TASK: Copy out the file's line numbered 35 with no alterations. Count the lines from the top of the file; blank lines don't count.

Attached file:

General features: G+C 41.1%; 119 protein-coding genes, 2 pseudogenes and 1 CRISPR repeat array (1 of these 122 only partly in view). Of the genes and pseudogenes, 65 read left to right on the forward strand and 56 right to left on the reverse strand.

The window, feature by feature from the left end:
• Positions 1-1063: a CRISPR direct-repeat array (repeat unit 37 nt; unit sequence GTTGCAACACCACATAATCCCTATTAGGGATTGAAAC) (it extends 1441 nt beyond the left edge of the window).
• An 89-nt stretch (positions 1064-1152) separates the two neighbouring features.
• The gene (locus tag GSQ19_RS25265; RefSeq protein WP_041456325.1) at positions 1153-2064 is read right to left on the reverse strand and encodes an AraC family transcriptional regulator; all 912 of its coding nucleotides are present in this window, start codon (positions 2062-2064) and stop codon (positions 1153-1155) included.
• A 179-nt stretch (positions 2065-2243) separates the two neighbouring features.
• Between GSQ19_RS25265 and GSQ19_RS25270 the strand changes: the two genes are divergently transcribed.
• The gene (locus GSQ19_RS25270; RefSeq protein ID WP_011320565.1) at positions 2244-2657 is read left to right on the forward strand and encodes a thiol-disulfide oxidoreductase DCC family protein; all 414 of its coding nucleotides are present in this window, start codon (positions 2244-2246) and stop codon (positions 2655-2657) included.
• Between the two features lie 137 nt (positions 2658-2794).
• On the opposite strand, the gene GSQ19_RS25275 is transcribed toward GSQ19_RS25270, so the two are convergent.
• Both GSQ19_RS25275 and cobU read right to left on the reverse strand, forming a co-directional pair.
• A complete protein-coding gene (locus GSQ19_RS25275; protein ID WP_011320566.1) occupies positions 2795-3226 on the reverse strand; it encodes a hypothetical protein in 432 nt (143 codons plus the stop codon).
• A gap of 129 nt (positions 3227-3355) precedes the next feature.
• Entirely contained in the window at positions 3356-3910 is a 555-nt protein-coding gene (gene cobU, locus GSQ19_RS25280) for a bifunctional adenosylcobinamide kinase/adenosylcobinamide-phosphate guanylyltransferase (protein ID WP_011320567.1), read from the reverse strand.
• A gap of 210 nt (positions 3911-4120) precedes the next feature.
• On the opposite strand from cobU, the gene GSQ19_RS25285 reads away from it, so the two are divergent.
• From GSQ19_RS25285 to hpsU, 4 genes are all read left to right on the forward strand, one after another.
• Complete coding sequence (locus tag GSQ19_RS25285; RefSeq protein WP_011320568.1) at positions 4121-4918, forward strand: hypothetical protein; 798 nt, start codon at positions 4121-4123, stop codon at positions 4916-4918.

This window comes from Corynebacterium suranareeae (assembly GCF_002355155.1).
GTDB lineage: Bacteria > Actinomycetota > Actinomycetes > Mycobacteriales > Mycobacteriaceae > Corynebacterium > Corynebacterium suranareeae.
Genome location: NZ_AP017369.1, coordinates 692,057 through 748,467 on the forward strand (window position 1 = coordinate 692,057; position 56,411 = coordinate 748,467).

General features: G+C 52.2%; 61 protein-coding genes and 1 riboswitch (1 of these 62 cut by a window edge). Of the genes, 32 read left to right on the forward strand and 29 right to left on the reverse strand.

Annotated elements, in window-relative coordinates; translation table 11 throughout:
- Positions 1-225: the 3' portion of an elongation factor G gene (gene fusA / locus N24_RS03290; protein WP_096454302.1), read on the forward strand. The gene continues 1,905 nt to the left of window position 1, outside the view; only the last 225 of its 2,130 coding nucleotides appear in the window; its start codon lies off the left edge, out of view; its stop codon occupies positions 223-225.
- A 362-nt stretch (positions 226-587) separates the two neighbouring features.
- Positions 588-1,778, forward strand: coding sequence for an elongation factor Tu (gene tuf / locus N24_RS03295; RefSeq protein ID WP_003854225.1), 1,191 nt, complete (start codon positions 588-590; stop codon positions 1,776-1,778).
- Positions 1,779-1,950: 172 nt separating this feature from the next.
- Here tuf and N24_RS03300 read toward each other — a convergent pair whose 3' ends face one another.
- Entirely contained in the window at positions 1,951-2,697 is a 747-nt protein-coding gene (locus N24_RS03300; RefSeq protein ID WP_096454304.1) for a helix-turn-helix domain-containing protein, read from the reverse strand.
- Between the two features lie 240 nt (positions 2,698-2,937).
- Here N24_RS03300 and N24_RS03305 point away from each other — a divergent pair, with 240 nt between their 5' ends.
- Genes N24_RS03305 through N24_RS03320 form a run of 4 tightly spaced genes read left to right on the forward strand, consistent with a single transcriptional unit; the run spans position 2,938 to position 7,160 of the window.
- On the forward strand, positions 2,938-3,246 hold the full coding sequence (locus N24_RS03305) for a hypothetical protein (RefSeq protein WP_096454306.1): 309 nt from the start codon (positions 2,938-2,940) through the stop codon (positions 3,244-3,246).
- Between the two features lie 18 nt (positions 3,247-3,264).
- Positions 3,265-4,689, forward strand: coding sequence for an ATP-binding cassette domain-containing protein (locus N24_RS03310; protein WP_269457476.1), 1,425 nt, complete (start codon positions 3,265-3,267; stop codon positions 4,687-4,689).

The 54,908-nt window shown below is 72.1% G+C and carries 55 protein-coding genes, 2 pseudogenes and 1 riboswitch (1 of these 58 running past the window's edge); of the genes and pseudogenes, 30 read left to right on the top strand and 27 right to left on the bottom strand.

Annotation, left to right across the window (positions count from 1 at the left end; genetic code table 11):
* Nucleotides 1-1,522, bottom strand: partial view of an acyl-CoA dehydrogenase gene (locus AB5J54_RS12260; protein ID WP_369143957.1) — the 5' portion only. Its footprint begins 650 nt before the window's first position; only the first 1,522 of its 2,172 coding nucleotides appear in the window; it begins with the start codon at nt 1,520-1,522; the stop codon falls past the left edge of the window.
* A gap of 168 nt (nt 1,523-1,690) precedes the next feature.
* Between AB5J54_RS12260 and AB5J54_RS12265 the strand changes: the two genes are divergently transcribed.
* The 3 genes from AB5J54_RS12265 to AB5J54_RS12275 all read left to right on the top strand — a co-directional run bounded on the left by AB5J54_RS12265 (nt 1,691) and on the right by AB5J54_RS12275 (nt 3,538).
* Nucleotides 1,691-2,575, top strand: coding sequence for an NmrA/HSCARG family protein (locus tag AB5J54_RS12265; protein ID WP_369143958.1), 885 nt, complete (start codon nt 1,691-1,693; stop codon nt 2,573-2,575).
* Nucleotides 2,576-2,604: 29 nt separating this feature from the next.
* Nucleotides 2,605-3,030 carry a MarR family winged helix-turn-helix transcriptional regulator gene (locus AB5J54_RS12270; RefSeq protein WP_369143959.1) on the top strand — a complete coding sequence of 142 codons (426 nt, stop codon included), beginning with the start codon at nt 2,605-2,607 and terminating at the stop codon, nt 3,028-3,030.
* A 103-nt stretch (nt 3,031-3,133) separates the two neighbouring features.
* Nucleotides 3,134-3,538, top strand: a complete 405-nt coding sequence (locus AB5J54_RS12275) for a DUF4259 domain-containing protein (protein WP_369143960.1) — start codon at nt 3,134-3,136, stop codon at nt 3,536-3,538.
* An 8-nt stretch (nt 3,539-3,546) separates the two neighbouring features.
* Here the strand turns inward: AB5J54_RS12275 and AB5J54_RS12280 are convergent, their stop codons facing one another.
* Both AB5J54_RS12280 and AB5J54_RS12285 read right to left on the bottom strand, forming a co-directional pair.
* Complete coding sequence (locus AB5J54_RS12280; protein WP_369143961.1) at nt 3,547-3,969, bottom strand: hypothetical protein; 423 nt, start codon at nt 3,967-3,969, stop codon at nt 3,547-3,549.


- Positions 3,265-4,689, forward strand: coding sequence for an ATP-binding cassette domain-containing protein (locus N24_RS03310; protein WP_269457476.1), 1,425 nt, complete (start codon positions 3,265-3,267; stop codon positions 4,687-4,689).